Back to top
    Article Information

    Accepted for Publication: July 15, 2019.

    Published: September 4, 2019. doi:10.1001/jamanetworkopen.2019.10589

    Open Access: This is an open access article distributed under the terms of the CC-BY License. © 2019 MacFarlane LA et al. JAMA Network Open.

    Corresponding Author: Lindsey A. MacFarlane, MD, MPH, Brigham and Women's Hospital, 60 Fenwood Rd, Boston, MA 20115 (lmacfarlane@bwh.harvard.edu).

    Author Contributions: Drs MacFarlane and Kim had full access to all of the data in the study and take responsibility for the integrity of the data and the accuracy of the data analysis.

    Concept and design: MacFarlane, Jin, Kim.

    Acquisition, analysis, or interpretation of data: All authors.

    Drafting of the manuscript: MacFarlane, Jin, Lii.

    Critical revision of the manuscript for important intellectual content: MacFarlane, Franklin, Katz, Kim.

    Statistical analysis: MacFarlane, Jin, Lii, Kim.

    Obtained funding: Kim.

    Administrative, technical, or material support: MacFarlane, Katz, Kim.

    Supervision: Kim.

    Conflict of Interest Disclosures: Dr MacFarlane reported receiving personal fees from Flexion outside the submitted work. Dr Franklin reported receiving grants from the National Institute of Arthritis and Musculoskeletal and Skin Diseases during the conduct of the study; and grants from National Institutes of Health, the Patient-Centered Outcomes Research Institute, and the Agency for Healthcare Research and Quality outside the submitted work. Dr Katz reported receiving grants from Flexion Therapeutics and Samumed outside the submitted work. Dr Kim reported receiving grants from Pfizer, AbbVie, Roche, and Bristol-Myers Squibb outside the submitted work. No other disclosures were reported.

    Funding/Support: This work was supported by National Institutes of Health grant R01AR069557.

    Role of the Funder/Sponsor: The funder had no role in the design and conduct of the study; collection, management, analysis, and interpretation of the data; preparation, review, or approval of the manuscript; and decision to submit the manuscript for publication.

    References
    1.
    Agency for Healthcare Research and Quality. Healthcare cost and utilization project. https://www.ahrq.gov/data/hcup/index.html. Accessed November 7, 2018.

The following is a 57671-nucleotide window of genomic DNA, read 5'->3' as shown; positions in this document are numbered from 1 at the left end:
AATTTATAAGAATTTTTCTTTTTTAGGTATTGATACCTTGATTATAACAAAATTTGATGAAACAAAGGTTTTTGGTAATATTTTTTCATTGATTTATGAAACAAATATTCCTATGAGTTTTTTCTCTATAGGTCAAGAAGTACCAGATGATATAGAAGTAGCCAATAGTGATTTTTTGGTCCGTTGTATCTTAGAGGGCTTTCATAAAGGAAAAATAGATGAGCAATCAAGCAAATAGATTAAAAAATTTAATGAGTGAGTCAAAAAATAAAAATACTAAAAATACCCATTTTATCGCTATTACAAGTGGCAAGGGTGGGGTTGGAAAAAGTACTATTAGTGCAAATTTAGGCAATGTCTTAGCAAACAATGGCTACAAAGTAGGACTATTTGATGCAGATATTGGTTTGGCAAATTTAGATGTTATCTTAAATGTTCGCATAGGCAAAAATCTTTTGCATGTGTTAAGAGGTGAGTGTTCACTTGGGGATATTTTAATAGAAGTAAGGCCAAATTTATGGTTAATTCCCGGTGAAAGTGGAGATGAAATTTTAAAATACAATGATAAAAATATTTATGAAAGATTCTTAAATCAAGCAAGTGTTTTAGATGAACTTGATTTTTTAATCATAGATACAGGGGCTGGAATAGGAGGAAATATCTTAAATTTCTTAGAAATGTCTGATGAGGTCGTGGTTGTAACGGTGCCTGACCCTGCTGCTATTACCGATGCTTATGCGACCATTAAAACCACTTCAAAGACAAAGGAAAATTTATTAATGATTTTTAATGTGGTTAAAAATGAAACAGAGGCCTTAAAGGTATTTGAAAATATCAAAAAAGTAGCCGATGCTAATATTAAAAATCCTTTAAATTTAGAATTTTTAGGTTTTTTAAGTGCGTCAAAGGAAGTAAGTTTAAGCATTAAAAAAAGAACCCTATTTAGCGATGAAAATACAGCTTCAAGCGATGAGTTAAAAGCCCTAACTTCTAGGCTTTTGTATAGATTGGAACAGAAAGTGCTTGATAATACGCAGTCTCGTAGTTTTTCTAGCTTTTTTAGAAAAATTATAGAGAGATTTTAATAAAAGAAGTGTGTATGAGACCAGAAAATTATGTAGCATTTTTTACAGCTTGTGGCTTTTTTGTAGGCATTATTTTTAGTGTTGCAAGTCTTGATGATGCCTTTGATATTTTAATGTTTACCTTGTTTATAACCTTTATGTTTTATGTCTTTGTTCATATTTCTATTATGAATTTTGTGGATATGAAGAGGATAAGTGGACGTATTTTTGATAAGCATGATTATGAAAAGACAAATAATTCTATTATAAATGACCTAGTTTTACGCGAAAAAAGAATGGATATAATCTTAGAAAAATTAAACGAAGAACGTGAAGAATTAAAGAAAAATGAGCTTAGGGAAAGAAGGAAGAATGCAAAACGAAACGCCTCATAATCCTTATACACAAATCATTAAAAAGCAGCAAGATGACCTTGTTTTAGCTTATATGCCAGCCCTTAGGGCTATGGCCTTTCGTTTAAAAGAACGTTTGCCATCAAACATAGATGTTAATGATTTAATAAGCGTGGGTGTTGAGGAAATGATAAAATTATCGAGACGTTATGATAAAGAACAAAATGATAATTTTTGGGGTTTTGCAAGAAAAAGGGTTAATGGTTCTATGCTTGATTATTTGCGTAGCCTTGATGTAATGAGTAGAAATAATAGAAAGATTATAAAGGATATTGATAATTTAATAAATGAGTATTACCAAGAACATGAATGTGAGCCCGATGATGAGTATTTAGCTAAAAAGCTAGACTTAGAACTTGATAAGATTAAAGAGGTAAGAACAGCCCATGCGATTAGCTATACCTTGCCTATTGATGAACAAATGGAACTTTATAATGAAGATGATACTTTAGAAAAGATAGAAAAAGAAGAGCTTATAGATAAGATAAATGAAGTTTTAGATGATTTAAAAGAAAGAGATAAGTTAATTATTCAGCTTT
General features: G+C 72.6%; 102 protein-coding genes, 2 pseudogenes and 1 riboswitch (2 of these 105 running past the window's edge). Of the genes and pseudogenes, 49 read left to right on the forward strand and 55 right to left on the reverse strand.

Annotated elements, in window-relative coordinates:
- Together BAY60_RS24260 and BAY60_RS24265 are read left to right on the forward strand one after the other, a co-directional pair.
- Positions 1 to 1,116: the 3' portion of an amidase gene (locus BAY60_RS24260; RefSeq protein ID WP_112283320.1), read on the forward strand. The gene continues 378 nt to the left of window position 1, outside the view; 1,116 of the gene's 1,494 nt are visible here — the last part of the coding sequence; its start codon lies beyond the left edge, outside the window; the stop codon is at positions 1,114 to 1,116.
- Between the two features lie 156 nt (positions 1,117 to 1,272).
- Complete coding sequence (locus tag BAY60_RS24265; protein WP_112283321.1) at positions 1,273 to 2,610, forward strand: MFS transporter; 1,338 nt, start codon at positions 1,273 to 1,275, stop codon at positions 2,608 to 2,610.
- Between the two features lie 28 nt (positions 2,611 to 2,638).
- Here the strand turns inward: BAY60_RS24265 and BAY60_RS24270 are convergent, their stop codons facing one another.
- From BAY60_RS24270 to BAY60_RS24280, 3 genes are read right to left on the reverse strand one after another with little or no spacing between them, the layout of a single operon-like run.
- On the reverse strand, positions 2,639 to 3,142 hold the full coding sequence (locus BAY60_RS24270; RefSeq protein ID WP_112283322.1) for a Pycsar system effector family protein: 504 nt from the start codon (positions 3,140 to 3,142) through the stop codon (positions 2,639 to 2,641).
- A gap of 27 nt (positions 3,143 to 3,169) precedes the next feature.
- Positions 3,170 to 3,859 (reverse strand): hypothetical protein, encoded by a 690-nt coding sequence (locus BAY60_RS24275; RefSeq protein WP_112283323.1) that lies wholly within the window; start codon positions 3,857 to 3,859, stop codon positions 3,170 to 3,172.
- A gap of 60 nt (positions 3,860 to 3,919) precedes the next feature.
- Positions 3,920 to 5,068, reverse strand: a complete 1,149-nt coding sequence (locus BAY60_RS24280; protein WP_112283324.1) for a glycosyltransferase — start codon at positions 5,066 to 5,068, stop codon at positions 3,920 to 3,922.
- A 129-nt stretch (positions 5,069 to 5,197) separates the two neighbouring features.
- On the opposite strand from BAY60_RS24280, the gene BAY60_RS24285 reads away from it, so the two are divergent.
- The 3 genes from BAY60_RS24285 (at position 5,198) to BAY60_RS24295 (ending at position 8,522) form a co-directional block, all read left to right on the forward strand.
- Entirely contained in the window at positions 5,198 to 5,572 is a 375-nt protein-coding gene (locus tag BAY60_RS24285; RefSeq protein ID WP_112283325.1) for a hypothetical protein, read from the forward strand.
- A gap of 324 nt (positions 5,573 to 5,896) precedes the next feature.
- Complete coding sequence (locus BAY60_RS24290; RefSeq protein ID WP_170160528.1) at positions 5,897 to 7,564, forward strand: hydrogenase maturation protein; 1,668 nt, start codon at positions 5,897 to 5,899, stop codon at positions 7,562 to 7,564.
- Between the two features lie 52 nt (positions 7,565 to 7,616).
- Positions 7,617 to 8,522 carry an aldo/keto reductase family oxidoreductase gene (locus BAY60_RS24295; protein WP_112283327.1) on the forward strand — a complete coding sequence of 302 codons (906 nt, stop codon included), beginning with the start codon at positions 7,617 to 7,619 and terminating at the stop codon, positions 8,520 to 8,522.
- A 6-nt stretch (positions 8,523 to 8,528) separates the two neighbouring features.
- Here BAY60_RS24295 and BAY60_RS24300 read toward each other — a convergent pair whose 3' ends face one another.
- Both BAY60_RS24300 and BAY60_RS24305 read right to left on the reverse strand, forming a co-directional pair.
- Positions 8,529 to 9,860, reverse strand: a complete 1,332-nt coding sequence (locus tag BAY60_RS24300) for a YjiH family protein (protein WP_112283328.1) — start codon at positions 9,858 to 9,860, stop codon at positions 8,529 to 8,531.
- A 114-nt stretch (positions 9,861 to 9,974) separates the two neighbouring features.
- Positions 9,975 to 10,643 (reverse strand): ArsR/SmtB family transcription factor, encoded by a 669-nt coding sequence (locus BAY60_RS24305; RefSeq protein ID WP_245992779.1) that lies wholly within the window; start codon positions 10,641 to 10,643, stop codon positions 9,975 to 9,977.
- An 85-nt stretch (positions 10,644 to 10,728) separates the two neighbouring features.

2.
    Maradit Kremers  H, Larson  DR, Crowson  CS,  et al.  Prevalence of total hip and knee replacement in the United States.  J Bone Joint Surg Am. 2015;97(17):1386-1397. doi:10.2106/JBJS.N.01141PubMedGoogle ScholarCrossref
    3.
    Louati  K, Vidal  C, Berenbaum  F, Sellam  J.  Association between diabetes mellitus and osteoarthritis: systematic literature review and meta-analysis.  RMD Open. 2015;1(1):e000077. doi:10.1136/rmdopen-2015-000077PubMedGoogle ScholarCrossref
    4.
    Yang  L, Sun  Y, Li  G, Liu  J.  Is hemoglobin A1c and perioperative hyperglycemia predictive of periprosthetic joint infection following total joint arthroplasty? a systematic review and meta-analysis.  Medicine (Baltimore). 2017;96(51):e8805. doi:10.1097/MD.0000000000008805PubMedGoogle ScholarCrossref
    5.
    Stryker  LS, Abdel  MP, Morrey  ME, Morrow  MM, Kor  DJ, Morrey  BF.  Elevated postoperative blood glucose and preoperative hemoglobin A1C are associated with increased wound complications following total joint arthroplasty.  J Bone Joint Surg Am. 2013;95(9):808-814, S1-S2. doi:10.2106/JBJS.L.00494PubMedGoogle ScholarCrossref
    6.
    Nussenbaum  FD, Rodriguez-Quintana  D, Fish  SM, Green  DM, Cahill  CW.  Implementation of preoperative screening criteria lowers infection and complication rates following elective total hip arthroplasty and total knee arthroplasty in a veteran population.  J Arthroplasty. 2018;33(1):10-13. doi:10.1016/j.arth.2017.07.031PubMedGoogle ScholarCrossref
    ×